Friday, January 10, 2014

An Engineering Possibility For Young Readers

I believe I've mentioned sometime over the years that we are an engineering family. Well, the Gauthiers aren't, but the family I married into is. Three generations of engineers among those folk. That's how I come to have a copy of PE in my house each month. The most recent issue includes an article on Emily Hunt and Michelle Pantoya, engineering professors who write the Engineering Everything series for older elementary students. Designing Dandelions is their most recent publication.

I have not read this book, but the description in PE makes it sound as if it puts instruction up front rather than story. "Designing Dandelions is their most recent book and aims to teach students that engineering involves learning from failures to design something better." Usually, I'm not drawn to the overtly instructive.

Why Designing Dandelions Caught My Interest

However, I was intrigued by a couple of things in the PE article on Designing Dandelions.

  • It says that Hunt and Pantoya "learned that young children have no concept of what engineers do." Yeah, I can tell you that many, many adults have no concept of what engineers do, either.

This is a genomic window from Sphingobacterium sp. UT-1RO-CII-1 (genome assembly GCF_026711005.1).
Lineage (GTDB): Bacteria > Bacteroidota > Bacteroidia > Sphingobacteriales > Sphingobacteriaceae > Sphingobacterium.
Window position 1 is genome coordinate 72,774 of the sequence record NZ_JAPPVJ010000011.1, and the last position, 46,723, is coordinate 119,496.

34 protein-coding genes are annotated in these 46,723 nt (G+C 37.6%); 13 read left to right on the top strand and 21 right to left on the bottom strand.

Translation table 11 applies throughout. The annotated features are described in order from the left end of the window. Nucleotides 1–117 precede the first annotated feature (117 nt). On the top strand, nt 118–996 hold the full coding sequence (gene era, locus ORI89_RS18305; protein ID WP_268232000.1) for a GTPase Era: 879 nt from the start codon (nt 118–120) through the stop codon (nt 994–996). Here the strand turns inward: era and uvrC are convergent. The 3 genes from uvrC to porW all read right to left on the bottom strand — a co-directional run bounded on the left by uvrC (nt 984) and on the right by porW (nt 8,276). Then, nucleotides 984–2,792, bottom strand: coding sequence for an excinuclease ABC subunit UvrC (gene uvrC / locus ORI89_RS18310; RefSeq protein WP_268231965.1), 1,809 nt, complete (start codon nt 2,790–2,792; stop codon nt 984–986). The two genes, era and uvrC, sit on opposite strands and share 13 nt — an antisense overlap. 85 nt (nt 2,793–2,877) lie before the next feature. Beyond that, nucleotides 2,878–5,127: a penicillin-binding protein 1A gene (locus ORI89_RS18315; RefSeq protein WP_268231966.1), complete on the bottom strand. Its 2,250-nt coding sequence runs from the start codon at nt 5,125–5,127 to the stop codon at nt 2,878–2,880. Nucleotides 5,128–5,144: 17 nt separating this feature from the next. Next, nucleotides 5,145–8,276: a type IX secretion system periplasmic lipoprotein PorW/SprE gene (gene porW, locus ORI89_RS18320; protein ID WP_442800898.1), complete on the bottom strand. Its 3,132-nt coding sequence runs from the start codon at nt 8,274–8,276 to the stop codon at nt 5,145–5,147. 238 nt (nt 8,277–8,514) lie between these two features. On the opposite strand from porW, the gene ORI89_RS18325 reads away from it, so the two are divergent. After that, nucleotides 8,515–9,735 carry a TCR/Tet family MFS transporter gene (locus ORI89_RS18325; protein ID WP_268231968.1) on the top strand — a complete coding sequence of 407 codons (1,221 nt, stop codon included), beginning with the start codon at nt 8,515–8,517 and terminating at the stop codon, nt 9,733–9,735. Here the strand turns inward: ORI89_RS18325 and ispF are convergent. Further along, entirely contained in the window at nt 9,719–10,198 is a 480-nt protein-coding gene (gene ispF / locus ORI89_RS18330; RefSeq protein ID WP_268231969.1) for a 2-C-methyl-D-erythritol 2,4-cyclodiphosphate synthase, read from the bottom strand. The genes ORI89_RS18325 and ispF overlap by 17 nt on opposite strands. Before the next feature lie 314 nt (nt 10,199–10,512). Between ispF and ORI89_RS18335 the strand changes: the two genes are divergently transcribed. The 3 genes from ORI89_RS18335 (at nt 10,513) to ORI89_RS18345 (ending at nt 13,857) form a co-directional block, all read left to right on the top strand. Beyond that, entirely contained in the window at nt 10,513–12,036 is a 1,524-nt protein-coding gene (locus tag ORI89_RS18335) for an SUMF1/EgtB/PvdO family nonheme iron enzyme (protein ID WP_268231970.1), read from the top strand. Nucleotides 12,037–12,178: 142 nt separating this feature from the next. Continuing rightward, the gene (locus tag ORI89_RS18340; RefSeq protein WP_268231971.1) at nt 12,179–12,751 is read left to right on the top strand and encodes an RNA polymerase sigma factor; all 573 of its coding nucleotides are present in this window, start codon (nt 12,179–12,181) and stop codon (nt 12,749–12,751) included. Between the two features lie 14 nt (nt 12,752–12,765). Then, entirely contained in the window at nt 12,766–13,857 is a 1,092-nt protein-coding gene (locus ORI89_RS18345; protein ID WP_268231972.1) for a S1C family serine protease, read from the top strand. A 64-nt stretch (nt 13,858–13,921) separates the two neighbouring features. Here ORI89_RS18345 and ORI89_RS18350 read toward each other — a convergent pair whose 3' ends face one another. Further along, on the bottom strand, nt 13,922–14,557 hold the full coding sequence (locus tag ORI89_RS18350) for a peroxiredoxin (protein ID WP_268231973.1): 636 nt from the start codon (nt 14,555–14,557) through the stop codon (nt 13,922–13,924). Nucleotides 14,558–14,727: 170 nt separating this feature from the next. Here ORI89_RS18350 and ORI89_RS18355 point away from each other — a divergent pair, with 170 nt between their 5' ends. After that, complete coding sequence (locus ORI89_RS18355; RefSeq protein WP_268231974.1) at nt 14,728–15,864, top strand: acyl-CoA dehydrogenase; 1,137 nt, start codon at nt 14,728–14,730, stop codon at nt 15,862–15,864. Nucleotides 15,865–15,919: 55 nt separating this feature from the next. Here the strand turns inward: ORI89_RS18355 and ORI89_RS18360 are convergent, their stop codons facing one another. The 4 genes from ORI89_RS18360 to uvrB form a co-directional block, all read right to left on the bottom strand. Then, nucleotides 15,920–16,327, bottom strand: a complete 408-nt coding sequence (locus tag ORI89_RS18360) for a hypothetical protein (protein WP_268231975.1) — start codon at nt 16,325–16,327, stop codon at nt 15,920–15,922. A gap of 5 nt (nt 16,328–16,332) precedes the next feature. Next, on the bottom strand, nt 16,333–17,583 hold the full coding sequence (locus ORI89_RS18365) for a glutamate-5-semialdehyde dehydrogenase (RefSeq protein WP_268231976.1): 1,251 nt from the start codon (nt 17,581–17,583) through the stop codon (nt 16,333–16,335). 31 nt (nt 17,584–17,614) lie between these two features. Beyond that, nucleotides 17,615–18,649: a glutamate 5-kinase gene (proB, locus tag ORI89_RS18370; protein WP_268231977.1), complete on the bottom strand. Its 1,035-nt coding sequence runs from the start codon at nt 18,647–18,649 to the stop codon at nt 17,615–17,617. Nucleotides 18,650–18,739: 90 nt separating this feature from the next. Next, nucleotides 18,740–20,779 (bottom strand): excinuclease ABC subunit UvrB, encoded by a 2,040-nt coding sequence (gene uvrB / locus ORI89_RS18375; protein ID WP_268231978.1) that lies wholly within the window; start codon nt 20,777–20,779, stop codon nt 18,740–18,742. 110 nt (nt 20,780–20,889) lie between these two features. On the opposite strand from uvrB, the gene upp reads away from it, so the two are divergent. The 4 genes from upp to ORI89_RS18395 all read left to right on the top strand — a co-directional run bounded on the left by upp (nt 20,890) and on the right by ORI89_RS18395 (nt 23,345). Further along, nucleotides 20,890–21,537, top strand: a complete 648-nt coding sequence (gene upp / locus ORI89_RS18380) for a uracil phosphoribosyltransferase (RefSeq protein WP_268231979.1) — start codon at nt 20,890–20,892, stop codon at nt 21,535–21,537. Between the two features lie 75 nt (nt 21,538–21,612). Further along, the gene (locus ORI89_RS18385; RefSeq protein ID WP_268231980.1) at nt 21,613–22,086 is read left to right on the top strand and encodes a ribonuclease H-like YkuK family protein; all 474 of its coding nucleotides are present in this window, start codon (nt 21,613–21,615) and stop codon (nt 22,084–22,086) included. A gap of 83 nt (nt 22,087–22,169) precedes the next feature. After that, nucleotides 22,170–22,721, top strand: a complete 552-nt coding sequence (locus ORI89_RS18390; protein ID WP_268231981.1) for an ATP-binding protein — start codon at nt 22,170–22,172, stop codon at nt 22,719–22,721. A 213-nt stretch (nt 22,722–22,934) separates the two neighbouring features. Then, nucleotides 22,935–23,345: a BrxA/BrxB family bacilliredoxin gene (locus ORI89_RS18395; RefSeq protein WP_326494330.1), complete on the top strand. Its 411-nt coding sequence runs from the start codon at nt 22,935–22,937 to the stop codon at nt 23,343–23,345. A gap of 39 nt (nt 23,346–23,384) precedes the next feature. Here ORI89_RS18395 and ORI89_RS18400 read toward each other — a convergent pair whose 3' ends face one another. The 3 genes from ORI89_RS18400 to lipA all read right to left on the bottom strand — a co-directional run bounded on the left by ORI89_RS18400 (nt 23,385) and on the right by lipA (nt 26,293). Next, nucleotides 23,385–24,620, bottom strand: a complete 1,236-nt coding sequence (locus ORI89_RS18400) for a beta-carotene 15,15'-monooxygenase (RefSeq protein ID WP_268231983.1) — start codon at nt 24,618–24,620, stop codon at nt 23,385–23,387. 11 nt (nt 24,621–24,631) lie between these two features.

• The business about engineering involving learning from failure in order to design something better is fascinating, too. According to PE, Hunt and Pantoya attended Engineering is Elementary workshops and that program "emphasizes that failure is an inherent part of the engineering design process...and that there shouldn't be a stigma associated with failure."
What I find so interesting about teaching the acceptance of failure as a part of engineering process is that it makes me wonder how that compares to the way writing process is perceived and taught. Are children taught to expect rejection of their writing? To expect critiquing, to learn how to respond to that critiquing so they can make their work better? Are they taught that some of their work may not be publishable as it is and isn't ready to submit? Are they taught that making those kinds of decisions are a big, big part of being a writer the way learning from failure is part of engineering?

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